From London to Parris…

To: Matthew Parris, The Times, 1 Pennington Street, London E98 1XY

Dear Matthew Parris,

I am writing in response to your article “What’s smug and deserves to be decapitated?” (The Times, 27 December 2007).

Whatever it is you’ve got against people who ride bicycles, to suggest that they deserve decapitation with piano wire is to step far over the often thin line that separates the wittily wicked from the plain nasty. Imagine an article that takes issue with Halloween in which the writer ‘jokes’ about giving trick or treating kids sweets laced with strychnine. Or piece against the war in Iraq that says British and American soldiers blown up by suicide bombers have received their just deserts.

The idea of cyclists meeting violent deaths on the road might make you chuckle, but I find it harder to see the funny side. Maybe it is because I know that every time I get on my bicycle I do face a small though very real risk of meeting a violent death myself. Maybe it is passing the spots where others have been killed, marked by floral tributes, bleached and withered by the sun and the rain. In London, where I live, around a dozen to twenty cyclists are killed each year, mostly in collisions with lorries turning left that have failed to see the cyclist on their inside. Earlier this month a woman by the name of Kate Charles was crushed under the wheels of a Tesco lorry in Brixton. In cases where the driver is found guilty of negligent or reckless driving, the punishment is invariably slight: a few points on the license, perhaps a short ban or a fine of a few hundred pounds. Custodial sentences are rare.

Indifference to the death and serious injury of people riding bicycles is commonplace and spiteful articles such as yours that seek to dehumanize people on bicycles only exacerbate the problem. There is a hidden assumption that people on bicycles are somehow ‘asking for trouble’, just as women rape victims are said to have asked for it if they were wearing a short skirt at the time of the attack. As for your idea that cyclists are all smug, self-righteous, self-satisfied, insolent jerks, I have no idea what your evidence is, since most of the cyclists I know are charming, cheerful and considerate souls (and that extends to not dropping litter, although there will always be a few exceptions). If you think about it, the very act of taking to the road without a two-ton box of steel to protect you means that you are trusting enough to put your life in the hands of others, and you have sufficient faith in humanity to believe that they will not run you down. I am sure your own antipathy an acute case of Freudian projection, with a side order of envy each time a bicycle glides past while you’re stuck in a traffic jam.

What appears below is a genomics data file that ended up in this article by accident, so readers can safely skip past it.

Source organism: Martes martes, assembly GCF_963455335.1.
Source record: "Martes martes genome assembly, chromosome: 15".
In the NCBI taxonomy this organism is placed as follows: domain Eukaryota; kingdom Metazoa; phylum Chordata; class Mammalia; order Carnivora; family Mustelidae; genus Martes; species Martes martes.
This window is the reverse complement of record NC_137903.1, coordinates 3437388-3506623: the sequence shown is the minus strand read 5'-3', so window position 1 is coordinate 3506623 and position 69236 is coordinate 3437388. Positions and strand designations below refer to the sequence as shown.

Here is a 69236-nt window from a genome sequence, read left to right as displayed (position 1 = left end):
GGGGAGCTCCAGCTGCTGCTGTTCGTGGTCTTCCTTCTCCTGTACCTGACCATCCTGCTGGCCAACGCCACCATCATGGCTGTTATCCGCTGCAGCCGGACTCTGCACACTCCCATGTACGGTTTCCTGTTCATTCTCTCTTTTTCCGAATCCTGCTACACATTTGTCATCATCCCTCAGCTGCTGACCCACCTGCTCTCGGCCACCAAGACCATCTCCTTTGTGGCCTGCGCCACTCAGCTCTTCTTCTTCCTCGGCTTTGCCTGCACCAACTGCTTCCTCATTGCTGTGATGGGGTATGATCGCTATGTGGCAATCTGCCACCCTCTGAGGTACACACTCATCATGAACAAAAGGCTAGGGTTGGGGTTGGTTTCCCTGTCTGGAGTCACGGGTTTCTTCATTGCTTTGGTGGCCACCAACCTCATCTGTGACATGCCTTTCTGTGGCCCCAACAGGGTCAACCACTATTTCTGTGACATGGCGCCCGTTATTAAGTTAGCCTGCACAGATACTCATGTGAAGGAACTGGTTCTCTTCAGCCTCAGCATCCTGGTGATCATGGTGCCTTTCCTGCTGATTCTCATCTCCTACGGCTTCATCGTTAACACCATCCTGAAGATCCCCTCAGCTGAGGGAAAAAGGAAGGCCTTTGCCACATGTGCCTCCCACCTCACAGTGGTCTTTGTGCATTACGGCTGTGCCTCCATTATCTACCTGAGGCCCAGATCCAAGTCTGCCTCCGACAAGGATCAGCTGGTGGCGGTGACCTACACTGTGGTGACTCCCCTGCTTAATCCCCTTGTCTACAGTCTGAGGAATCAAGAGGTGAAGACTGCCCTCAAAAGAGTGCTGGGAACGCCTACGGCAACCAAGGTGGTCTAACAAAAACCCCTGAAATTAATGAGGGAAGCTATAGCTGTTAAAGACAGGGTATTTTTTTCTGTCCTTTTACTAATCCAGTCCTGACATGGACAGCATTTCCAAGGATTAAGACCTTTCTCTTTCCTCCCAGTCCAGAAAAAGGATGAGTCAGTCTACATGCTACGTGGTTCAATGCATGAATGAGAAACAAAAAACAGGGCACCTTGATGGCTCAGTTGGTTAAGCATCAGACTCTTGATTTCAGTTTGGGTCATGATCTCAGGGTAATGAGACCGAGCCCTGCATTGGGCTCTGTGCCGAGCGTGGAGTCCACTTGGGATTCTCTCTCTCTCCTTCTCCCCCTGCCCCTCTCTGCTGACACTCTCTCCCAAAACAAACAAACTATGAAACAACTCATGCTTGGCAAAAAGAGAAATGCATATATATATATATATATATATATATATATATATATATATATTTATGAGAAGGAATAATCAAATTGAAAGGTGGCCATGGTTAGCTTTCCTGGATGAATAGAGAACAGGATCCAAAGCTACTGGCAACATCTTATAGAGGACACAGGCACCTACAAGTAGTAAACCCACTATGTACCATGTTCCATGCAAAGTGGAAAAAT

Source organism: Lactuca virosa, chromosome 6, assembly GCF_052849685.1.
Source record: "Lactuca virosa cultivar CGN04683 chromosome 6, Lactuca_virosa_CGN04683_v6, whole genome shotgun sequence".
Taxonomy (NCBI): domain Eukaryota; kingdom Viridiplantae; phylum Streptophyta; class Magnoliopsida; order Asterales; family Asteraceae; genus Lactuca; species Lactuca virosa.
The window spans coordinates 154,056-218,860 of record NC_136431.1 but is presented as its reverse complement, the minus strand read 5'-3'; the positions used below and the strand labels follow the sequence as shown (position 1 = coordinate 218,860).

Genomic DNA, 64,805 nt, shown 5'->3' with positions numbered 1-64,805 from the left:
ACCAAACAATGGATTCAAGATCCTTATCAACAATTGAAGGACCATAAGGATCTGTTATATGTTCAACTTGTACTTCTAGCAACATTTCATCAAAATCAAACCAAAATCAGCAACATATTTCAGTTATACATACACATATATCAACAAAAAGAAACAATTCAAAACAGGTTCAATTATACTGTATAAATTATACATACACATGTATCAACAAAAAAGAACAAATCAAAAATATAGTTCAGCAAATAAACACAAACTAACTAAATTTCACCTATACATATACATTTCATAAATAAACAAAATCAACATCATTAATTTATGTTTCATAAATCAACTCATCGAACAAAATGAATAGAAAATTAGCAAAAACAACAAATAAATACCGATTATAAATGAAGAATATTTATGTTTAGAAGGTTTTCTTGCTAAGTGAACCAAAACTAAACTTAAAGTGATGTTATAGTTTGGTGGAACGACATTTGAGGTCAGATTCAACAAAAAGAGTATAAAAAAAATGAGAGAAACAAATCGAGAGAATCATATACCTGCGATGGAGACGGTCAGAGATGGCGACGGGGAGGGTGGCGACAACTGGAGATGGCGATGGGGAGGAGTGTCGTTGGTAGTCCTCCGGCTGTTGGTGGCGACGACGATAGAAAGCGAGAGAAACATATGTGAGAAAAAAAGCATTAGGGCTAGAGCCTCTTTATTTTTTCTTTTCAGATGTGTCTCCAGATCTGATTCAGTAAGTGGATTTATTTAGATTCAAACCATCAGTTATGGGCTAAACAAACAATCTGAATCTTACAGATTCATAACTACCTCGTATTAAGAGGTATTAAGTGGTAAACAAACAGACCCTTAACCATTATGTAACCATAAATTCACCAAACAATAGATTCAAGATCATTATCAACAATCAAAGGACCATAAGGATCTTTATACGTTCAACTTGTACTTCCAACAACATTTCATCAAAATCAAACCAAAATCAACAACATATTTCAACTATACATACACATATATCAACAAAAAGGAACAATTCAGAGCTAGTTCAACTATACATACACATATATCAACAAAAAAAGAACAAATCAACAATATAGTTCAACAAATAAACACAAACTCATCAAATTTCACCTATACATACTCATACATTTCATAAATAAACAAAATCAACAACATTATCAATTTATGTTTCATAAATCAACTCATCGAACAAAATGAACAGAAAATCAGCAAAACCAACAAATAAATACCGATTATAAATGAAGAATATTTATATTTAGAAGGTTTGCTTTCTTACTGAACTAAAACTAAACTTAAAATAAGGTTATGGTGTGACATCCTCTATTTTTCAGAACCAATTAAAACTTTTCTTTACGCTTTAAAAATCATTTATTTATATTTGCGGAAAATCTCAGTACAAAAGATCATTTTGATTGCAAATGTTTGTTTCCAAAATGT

Normally I would not write letter like this in response to yet another unthinking newspaper diatribe against people who ride bicycles. Over the year, the best of your writing has been distinguished by its humanity, thoughtfulness and rationality. That’s why this particular column was such a surprise. Perhaps you were short of ideas in the last few days before Christmas and having seen the growing popularity of cycling thought that a bit of low rent contrarian invective would fill some space. Or maybe you just wanted to provoke a reaction.

Having risen to the bait, I’d like to make you a proposal. I present The Bike Show, a weekly radio programme on cycling, art and society that is broadcast on London’s experimental art radio station Resonance 104.4fm. The show features ‘rolling interviews’ with artists, writers, poets, scientists, philosophers and others, all of whom share the belief that, as John F. Kennedy put it, “nothing compares to the simple pleasure of a bike ride”. Someone once said that journalists should write about what they know. In that spirit, may I invite you out on a gentle afternoon ride (town or country) so you can find out what all the fuss is about. I’ll even lend you my spare machine. How about that for turning the other cheek?